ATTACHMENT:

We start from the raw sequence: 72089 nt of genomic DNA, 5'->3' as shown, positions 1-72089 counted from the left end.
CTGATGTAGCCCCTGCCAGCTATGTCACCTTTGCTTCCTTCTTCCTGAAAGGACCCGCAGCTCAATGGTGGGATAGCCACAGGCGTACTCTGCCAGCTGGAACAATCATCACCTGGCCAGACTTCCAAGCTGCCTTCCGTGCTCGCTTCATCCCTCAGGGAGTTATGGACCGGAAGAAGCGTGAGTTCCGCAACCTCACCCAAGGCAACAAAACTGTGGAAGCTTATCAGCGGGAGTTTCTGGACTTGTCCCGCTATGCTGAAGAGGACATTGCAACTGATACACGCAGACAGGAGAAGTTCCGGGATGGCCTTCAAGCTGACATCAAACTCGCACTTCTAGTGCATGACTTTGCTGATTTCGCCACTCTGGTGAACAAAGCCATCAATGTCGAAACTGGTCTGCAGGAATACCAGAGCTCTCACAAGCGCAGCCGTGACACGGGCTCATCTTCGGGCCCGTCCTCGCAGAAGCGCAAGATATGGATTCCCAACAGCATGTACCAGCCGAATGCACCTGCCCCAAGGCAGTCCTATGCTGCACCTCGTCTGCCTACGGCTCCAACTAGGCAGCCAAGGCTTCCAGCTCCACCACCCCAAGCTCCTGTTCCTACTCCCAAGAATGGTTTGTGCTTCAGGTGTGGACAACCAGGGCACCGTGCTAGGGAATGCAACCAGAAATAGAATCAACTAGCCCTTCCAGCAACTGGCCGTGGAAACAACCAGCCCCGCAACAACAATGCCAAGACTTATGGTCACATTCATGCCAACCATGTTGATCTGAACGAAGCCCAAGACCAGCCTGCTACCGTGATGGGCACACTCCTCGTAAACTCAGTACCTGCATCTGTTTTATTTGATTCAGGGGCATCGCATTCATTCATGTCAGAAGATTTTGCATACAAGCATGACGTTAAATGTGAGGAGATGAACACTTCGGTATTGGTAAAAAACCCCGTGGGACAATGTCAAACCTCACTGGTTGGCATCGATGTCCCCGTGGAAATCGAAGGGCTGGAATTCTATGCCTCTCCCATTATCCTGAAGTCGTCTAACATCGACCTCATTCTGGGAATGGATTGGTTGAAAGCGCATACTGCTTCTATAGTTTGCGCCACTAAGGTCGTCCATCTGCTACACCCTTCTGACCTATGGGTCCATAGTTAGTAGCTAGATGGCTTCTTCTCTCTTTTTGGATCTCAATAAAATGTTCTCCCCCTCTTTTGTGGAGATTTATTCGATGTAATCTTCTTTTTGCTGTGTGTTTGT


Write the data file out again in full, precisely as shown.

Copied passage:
We start from the raw sequence: 72089 nt of genomic DNA, 5'->3' as shown, positions 1-72089 counted from the left end.
CTGATGTAGCCCCTGCCAGCTATGTCACCTTTGCTTCCTTCTTCCTGAAAGGACCCGCAGCTCAATGGTGGGATAGCCACAGGCGTACTCTGCCAGCTGGAACAATCATCACCTGGCCAGACTTCCAAGCTGCCTTCCGTGCTCGCTTCATCCCTCAGGGAGTTATGGACCGGAAGAAGCGTGAGTTCCGCAACCTCACCCAAGGCAACAAAACTGTGGAAGCTTATCAGCGGGAGTTTCTGGACTTGTCCCGCTATGCTGAAGAGGACATTGCAACTGATACACGCAGACAGGAGAAGTTCCGGGATGGCCTTCAAGCTGACATCAAACTCGCACTTCTAGTGCATGACTTTGCTGATTTCGCCACTCTGGTGAACAAAGCCATCAATGTCGAAACTGGTCTGCAGGAATACCAGAGCTCTCACAAGCGCAGCCGTGACACGGGCTCATCTTCGGGCCCGTCCTCGCAGAAGCGCAAGATATGGATTCCCAACAGCATGTACCAGCCGAATGCACCTGCCCCAAGGCAGTCCTATGCTGCACCTCGTCTGCCTACGGCTCCAACTAGGCAGCCAAGGCTTCCAGCTCCACCACCCCAAGCTCCTGTTCCTACTCCCAAGAATGGTTTGTGCTTCAGGTGTGGACAACCAGGGCACCGTGCTAGGGAATGCAACCAGAAATAGAATCAACTAGCCCTTCCAGCAACTGGCCGTGGAAACAACCAGCCCCGCAACAACAATGCCAAGACTTATGGTCACATTCATGCCAACCATGTTGATCTGAACGAAGCCCAAGACCAGCCTGCTACCGTGATGGGCACACTCCTCGTAAACTCAGTACCTGCATCTGTTTTATTTGATTCAGGGGCATCGCATTCATTCATGTCAGAAGATTTTGCATACAAGCATGACGTTAAATGTGAGGAGATGAACACTTCGGTATTGGTAAAAAACCCCGTGGGACAATGTCAAACCTCACTGGTTGGCATCGATGTCCCCGTGGAAATCGAAGGGCTGGAATTCTATGCCTCTCCCATTATCCTGAAGTCGTCTAACATCGACCTCATTCTGGGAATGGATTGGTTGAAAGCGCATACTGCTTCTATAGTTTGCGCCACTAAGGTCGTCCATCTGCTACACCCTTCTGACCTATGGGTCCATAGTTAGTAGCTAGATGGCTTCTTCTCTCTTTTTGGATCTCAATAAAATGTTCTCCCCCTCTTTTGTGGAGATTTATTCGATGTAATCTTCTTTTTGCTGTGTGTTTGT